The Home Office updated its Covid-19 guidance for overseas students and education providers yesterday. By far the most significant change relates to the distance learning concession introduced last year. Providers can still commence the sponsorship of new students who will initially study via distance or blended learning but only if “they intend to transition to face-to-face learning from 27 September 2021”.
Later it is stated more bluntly: “This distance learning concession will be in place for the duration of the 2020-21 academic year, ending on 27 September 2021”.
This has the potential to cause significant issues. Many international students still won’t be able to get to the UK due to Covid-19. The concession catered for this, allowing providers to go ahead and sponsor students even if they were unable to get here for face-to-face teaching. Removing that flexibility when there is still so much uncertainty seems unnecessary.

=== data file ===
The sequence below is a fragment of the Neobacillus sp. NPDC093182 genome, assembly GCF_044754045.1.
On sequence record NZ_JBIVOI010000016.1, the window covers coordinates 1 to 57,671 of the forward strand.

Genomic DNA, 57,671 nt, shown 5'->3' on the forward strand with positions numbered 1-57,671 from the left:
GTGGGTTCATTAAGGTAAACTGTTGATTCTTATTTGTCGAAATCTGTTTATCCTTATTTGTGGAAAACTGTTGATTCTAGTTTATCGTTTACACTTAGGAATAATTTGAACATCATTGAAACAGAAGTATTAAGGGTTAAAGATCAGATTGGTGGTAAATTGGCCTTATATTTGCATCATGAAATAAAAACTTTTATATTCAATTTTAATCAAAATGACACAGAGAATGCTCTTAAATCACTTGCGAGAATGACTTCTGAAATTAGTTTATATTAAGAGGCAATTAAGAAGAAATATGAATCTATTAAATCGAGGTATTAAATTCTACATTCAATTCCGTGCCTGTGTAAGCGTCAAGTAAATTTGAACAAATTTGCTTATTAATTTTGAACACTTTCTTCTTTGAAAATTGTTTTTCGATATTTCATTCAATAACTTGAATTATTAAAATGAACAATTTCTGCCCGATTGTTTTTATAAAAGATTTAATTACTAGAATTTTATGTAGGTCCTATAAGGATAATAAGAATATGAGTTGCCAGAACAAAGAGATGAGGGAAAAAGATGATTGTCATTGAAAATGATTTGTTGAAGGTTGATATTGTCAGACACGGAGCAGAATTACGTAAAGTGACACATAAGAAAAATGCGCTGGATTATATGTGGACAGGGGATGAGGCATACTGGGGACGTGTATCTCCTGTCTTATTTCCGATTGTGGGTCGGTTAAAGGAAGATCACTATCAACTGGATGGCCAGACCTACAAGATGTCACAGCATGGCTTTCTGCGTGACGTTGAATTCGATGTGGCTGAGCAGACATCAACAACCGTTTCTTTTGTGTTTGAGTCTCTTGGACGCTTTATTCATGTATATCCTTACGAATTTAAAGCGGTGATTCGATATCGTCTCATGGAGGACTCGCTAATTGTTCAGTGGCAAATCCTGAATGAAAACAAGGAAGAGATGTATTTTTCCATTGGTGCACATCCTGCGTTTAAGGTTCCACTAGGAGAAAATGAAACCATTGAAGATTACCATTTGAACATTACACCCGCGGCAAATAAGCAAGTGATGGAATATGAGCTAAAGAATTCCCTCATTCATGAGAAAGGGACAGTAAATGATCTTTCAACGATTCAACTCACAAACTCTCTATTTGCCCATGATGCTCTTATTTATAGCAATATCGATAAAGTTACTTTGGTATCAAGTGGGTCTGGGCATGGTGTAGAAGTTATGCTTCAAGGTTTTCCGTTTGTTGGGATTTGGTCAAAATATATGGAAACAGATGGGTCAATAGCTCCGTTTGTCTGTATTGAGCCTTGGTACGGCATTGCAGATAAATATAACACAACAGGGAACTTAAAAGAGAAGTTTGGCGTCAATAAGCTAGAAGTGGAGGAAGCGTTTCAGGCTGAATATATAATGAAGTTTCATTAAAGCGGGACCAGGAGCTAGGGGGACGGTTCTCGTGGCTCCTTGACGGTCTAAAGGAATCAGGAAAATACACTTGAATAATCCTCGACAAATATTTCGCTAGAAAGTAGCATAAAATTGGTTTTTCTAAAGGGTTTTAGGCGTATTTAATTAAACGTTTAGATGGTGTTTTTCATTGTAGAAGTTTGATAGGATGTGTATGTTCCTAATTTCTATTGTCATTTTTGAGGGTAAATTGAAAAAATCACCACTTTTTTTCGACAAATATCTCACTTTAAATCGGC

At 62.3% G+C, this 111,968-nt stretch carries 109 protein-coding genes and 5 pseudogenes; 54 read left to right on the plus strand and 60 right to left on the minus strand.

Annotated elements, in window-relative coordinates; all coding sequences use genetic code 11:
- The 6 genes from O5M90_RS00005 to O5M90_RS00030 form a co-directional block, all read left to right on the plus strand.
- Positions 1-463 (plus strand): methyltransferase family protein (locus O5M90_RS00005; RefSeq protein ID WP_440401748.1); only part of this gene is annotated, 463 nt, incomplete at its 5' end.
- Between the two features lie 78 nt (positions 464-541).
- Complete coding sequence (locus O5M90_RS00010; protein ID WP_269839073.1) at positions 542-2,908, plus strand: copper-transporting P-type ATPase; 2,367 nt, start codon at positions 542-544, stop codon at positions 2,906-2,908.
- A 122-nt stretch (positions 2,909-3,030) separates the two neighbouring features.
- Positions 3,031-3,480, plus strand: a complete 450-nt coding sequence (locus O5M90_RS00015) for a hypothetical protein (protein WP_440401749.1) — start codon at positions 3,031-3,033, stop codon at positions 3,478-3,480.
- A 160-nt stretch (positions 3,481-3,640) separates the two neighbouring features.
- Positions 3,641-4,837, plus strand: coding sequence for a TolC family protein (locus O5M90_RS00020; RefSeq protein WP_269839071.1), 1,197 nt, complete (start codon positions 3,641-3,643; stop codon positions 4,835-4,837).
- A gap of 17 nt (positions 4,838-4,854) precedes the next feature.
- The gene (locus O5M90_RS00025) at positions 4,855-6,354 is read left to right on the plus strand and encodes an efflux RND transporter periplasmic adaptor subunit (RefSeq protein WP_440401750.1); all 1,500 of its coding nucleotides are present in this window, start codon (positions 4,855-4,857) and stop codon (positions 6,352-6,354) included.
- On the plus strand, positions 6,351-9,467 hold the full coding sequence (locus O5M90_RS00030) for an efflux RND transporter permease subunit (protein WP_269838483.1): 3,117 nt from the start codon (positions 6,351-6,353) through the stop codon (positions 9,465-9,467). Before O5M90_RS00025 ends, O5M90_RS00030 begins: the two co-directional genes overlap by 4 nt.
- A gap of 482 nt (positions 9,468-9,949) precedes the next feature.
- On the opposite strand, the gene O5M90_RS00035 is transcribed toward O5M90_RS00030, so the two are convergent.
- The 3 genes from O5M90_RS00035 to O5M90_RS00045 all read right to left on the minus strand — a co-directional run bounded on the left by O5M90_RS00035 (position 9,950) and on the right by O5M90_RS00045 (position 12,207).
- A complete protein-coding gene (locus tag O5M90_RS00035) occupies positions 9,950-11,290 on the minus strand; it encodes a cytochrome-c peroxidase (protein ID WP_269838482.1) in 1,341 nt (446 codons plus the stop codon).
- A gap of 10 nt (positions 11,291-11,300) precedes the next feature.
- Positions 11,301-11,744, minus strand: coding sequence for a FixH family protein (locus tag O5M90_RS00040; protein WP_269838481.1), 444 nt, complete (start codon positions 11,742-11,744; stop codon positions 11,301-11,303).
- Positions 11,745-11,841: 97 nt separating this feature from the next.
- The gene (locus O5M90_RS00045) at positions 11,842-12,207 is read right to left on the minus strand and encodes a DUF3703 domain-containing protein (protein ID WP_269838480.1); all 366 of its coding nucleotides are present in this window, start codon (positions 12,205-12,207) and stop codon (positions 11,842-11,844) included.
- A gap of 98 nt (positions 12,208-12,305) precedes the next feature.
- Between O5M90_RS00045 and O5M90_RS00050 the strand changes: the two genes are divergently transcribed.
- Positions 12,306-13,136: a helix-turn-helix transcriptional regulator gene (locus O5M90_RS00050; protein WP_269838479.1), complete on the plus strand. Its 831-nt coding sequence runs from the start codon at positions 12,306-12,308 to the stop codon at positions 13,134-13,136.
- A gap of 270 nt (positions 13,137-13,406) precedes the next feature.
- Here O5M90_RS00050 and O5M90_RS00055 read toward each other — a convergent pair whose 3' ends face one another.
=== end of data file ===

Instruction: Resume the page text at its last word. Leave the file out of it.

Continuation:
Do education providers go ahead and issue CAS (the documents international students need before they can apply for a visa) in the hope that students from countries still facing severe pandemic difficulties will be able to make face-to-face learning by September? If they can’t come, will institutions be able to transition them to distance learning — and given that sponsored students are “not normally permitted to undertake distance learning courses”, will doing so exclude them from coming to the UK to continue their studies when possible?
We saw a recent U-turn on Covid-19 right to work checks. There will be plenty of education providers hoping for something similar.